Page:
" The learned counsel for the assessee, relying on National Association of Local Government Officers v. Watkins [1934] 18 TC 499, urged that it is not necessary that all must contribute to the common fund. But in that case it was an unincorporated association, and Finlay J, regarded that as a matter of fundamental importance, for, it followed from it, as held by Finlay J. that ' the property belongs to the members, and it is a fallacy, as has been pointed out in several cases, one at least of which was cited to me, to say in the case of such a club that, where a member orders a dinner and consumes it, there is any sale to him. There is not a sale. The fundamental thing is that the whole property is vested in the members '. He emphasizes this again when he says that 'it may be that where you have a separate entity, where you have a company, in a great many cases the test is that you have to look at the subscribers, look at the participants, and see if they are the same. Here it seems to me to lie at the root of the thing that the property was not the property of the association ; it was the property of the members themselves...... ' It is this feature of the case which Chagla C.J. failed to notice in Ismailia Grain Merchants Association v. Commissioner of Income-tax [1957] 31 ITR 433 (Bom)."

17. Thus, the principle laid down in the case of the Supreme Court discussed above does not go against the contention put forward on behalf of the club.

18. I shall now discuss the case cited by Mr. K. P. Sinha in Merchant Navy Club [1974] 96 ITR 261 (AP). The facts as argued by Mr. K. P. Sinha is similar to the present case. In. this case, the assessee was a club registered under the Societies Registration Act. One of the objects of the club was to provide such amenities to the members on payment of their cost plus some extra amount. The extra amount so realised was utilised by the club for the maintenance and improvement of the club. The amenities were provided to both paying and non-paying members, but only on payment. The amenities were not allowed to outsiders. For the assessment year 1961-62 there was a surplus after meeting all the expenditure of the club. The ITO relying upon Section 10(6) of the Indian I.T. Act, 1922, held that the surplus was assessable to tax. The AAC, on appeal, accepted the contention of the assessee, that the principle of mutuality would apply and decided that the income of the club was not liable to income-tax. The Appellate Tribunal, on further appeal, affirmed the order of the AAC and held that the assessee was not a trade association, but a social club inasmuch as all the members, whether they paid any subscription or not, paid for the amenities they enjoyed, and that there was complete identity between the contributors to the common fund and the participators in the surplus. On a reference, the A. P. High Court held that the supplies made by the club to its members for a price was not a sale for profit. Registration of the club as a society did not affect the nature of the transactions or the taxability of the surplus. The club in all such cases was acting as an agent of the members for making supplies to the members. In fact, the property, although, in law, belongs to the club, for all practical purposes, is the property of the members of the club. No sale was effected by the club and as such there was no trade or profit and the surplus received by the club was not a profit from business assessable under Section 10 of the Indian I.T. Act, 1922, or income from other sources under Section 12 of the said Act.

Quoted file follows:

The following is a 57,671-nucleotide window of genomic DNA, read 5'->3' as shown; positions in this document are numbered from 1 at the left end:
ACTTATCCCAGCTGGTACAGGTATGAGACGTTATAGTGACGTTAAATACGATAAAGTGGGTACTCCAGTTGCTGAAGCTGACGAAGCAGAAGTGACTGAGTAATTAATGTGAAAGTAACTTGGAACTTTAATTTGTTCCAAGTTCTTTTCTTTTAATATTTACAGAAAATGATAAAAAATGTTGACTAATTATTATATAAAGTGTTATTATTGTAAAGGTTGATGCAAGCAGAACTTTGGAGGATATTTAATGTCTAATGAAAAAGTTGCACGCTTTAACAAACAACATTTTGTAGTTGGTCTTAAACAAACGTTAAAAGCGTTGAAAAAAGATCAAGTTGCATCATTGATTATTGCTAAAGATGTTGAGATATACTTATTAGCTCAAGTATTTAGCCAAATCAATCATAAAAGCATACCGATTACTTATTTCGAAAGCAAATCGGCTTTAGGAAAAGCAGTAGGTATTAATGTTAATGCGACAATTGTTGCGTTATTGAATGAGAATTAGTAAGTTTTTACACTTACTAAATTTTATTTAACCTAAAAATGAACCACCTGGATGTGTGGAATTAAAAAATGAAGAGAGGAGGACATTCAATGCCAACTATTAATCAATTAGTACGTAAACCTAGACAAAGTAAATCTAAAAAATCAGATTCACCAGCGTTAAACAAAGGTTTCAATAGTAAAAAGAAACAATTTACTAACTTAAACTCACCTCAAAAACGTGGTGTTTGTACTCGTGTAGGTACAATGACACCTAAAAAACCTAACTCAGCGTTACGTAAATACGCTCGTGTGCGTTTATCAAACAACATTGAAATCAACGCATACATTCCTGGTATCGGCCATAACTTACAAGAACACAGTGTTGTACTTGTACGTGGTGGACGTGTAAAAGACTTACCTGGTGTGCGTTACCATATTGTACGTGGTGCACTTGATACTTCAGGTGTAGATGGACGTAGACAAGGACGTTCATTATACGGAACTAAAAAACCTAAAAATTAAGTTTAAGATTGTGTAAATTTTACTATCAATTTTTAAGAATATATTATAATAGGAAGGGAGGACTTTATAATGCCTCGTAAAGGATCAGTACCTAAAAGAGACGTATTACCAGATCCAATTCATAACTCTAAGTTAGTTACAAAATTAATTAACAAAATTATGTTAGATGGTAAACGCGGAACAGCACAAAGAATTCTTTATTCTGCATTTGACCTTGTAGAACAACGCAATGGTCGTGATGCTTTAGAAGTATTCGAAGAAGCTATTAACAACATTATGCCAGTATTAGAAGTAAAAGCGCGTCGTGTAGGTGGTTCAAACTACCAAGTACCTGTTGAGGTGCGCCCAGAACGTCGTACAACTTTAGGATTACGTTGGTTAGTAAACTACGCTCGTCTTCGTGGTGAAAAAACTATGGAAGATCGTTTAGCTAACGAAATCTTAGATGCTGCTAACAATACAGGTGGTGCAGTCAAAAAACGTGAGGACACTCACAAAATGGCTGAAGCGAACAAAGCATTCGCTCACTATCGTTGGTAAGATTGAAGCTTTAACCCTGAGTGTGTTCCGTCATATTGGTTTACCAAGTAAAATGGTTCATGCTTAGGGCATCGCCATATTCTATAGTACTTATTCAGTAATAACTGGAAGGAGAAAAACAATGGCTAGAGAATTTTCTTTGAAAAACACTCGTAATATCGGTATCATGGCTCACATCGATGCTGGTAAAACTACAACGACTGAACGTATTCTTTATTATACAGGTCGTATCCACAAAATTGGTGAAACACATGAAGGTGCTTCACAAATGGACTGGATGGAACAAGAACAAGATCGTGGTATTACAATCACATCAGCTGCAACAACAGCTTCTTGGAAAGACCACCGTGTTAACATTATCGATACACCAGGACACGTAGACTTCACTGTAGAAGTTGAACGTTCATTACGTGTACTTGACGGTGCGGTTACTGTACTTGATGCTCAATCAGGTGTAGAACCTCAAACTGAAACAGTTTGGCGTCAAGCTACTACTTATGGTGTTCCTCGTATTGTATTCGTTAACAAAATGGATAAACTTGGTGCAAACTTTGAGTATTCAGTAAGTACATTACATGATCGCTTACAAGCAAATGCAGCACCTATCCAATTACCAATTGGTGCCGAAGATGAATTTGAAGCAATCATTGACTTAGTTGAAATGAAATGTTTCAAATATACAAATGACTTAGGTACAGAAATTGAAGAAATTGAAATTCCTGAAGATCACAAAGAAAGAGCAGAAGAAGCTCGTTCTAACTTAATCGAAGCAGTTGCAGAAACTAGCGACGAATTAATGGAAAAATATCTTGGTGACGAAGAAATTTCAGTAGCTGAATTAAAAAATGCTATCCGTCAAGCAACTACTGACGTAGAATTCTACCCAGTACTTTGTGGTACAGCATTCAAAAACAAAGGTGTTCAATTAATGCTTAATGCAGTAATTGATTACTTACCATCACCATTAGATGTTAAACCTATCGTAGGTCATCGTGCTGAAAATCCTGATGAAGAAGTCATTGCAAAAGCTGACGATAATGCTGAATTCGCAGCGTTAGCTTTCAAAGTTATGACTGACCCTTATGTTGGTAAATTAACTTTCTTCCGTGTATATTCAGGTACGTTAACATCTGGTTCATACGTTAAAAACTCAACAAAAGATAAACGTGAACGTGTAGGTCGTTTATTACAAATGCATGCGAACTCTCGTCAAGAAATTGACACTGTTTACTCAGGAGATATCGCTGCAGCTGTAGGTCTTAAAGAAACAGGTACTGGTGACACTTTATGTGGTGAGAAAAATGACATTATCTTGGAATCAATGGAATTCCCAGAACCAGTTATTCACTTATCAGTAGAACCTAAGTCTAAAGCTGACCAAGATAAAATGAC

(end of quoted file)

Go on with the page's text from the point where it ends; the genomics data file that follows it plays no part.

19. After discussion of the various decisions, the principle of mutuality that has emerged from the decided cases has been stated in that case as follows (p. 27 3 of 96 ITR):

" No person can trade with himself and make an assessable profit. If instead of one person more than one combine themselves into a distinct and separate legal entity for the purposes of rendering services to themselves or for the supply of refreshments, beverages, entertainment, etc., by over-charging themselves, the resulting surplus is not assessable to tax if the surplus is to be refunded to the members. The contributors to the common fund and the participators in the surplus must be an identical body. That does not mean that each member should contribute to the common fund or that each member should participate in the surplus or get back from the surplus precisely what he has paid. What is required is that the members as a class should contribute to the common fund and participators as a class must be able to participate in the surplus. It is immaterial whether the surplus is paid back to the members in cash or is put to reserve with the club for its development and for providing better amenities to its members. When the body of individuals is incorporated into a company or formed into a registered society, what is essential is that it should not have dealings with an outside body which results in surplus. The participation of the members in the surplus must be in their character as contributors to the common fund or as consumers, and not as shareholders getting dividends on their share amount or as debenture holders earning interest. In all cases of incorporation as a company or as a registered society, the proper mode of regarding the company or the registered society is that it is a convenient instrument or medium for enabling the members to conduct a social club, the objects of which are immune from every taint of commerciality. The property of the incorporated company or a registered society, for all practical purposes in this behalf, is considered as property of the members. A members' club formed for social intercourse and for either recreation or for cultural activities cannot be considered to trade for profit so as to make its surplus taxable in law when it over-charges its members for the supply of refreshments, beverages or amenities to its members. Such supplies are not sales as there is no element of transfer of property in them."

 20. Thus, having considered all the aspects of the matter I accept the contention put forward on behalf of the club and answer both the questions under reference in the affirmative.    In the circumstances of the case,   I do not propose to award any costs.
 

U.C. Sharma, J.
 

  I agree.